Re: [PATCH] nohz1: Documentation
From: Frederic Weisbecker
Date: Mon Mar 18 2013 - 14:46:40 EST
2013/3/18 Rob Landley <rob@xxxxxxxxxxx>:
> On 03/18/2013 11:29:42 AM, Paul E. McKenney wrote:
> And really seems like it's kconfig help text?
It's more exhaustive than a Kconfig help. A Kconfig help text should
have the level of detail that describe the purpose and impact of a
feature, as well as some quick reference/pointer to the interface.
Deeper explanation which include implementation internals, finegrained
constraints, TODO list, detailed interface are better here.
> The CONFIG_NO_HZ=y and CONFIG_NO_HZ_FULL=y options cause the kernel
> to (respectively) avoid sending scheduling-clock interrupts to idle
> processors, or to processors with only a single single runnable task.
> You can disable this at boot time with kernel parameter "nohz=off".
> This reduces power consumption by allowing processors to suspend more
> deeply for longer periods, and can also improve some computationally
> intensive workloads. The downside is coming out of a deeper sleep can
> reduce realtime response to wakeup events.
> This is split into two config options because the second isn't quite
> finished and won't reliably deliver posix timer interrupts, perf
> events, or do as well on CPU load balancing. The CONFIG_RCU_FAST_NO_HZ
> option enables a workaround to force tick delivery every 4 jiffies to
> handle RCU events. See the CONFIG_RCU_NOCB_CPU option for a different
I really think we want to keep all the detailed explanations from
Paul's doc. What we need is not a quick reference but a very detailed
>> +1. It increases the number of instructions executed on the path
>> + to and from the idle loop.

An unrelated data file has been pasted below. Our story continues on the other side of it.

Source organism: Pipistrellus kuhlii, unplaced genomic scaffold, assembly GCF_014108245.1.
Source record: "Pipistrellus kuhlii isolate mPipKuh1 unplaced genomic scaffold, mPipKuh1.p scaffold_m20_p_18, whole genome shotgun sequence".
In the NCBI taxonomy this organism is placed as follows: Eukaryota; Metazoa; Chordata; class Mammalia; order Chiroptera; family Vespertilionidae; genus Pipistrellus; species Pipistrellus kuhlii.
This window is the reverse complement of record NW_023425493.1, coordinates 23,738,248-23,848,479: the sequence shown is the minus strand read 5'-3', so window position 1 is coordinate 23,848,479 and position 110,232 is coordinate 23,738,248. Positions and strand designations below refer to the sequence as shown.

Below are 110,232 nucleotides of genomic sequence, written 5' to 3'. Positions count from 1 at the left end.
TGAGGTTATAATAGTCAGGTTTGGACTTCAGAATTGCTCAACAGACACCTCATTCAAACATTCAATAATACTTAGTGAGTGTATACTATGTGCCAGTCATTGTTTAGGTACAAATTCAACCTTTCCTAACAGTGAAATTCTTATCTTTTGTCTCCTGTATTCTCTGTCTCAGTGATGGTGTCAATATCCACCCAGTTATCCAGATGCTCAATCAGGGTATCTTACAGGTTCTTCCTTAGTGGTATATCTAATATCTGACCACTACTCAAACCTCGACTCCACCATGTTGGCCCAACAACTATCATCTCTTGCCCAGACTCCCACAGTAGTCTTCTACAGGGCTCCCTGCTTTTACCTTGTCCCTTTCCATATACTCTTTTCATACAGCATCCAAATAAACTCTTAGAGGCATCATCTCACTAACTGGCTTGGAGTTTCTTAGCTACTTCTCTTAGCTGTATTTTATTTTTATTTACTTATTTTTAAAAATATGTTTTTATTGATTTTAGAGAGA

> This detail didn't get mentioned in my summary.
And it's an important point.
>> +5. The LB_BIAS scheduler feature is disabled by adaptive ticks.
> I have no idea what that one is, my summary didn't mention it.
Nobody seem to know what that thing is, except probably the scheduler
All I know is that it's hard to implement without the tick. So I
disabled it in my tree.
>> +o Some sources of OS jitter can currently be eliminated only by
>> + constraining the workload. For example, the only way to eliminate
>> + OS jitter due to global TLB shootdowns is to avoid the unmapping
>> + operations (such as kernel module unload operations) that result
>> + in these shootdowns. For another example, page faults and TLB
>> + misses can be reduced (and in some cases eliminated) by using
>> + huge pages and by constraining the amount of memory used by the
>> + application.
> If you want to write a doc on reducing system jitter, go for it. This is
> a topic transition near the end of a document.
>> +o At least one CPU must keep the scheduling-clock interrupt going
>> + in order to support accurate timekeeping.
> How? You never said how to tell a processor _not_ to suppress interrupts
> when CONFIG_THE_OTHER_HALF_OF_NOHZ is enabled.
Ah indeed it would be nice to point out that there must be an online
CPU outside the value range of the nohz_mask= boot parameter.
> I take it the problem is the value in the sysenter page won't get updated,
> so gettimeofday() will see a stale value until the CPU hog stops
> suppressing interrupts? I thought the first half of NOHZ had a way of
> dealing with that many moons ago? (Did sysenter cause a regression?)
With CONFIG_NO_HZ, there is always a tick running that updates GTOD
and jiffies as long as there is non-idle CPU. If every CPUs are idle
and one suddenly wakes up, GTOD and jiffies values are caught up.
With full dynticks we have a new problem: there can be a CPU using
jiffies of GTOD without running the tick (we are not idle so there can
be such users). So there must a ticking CPU somewhere.
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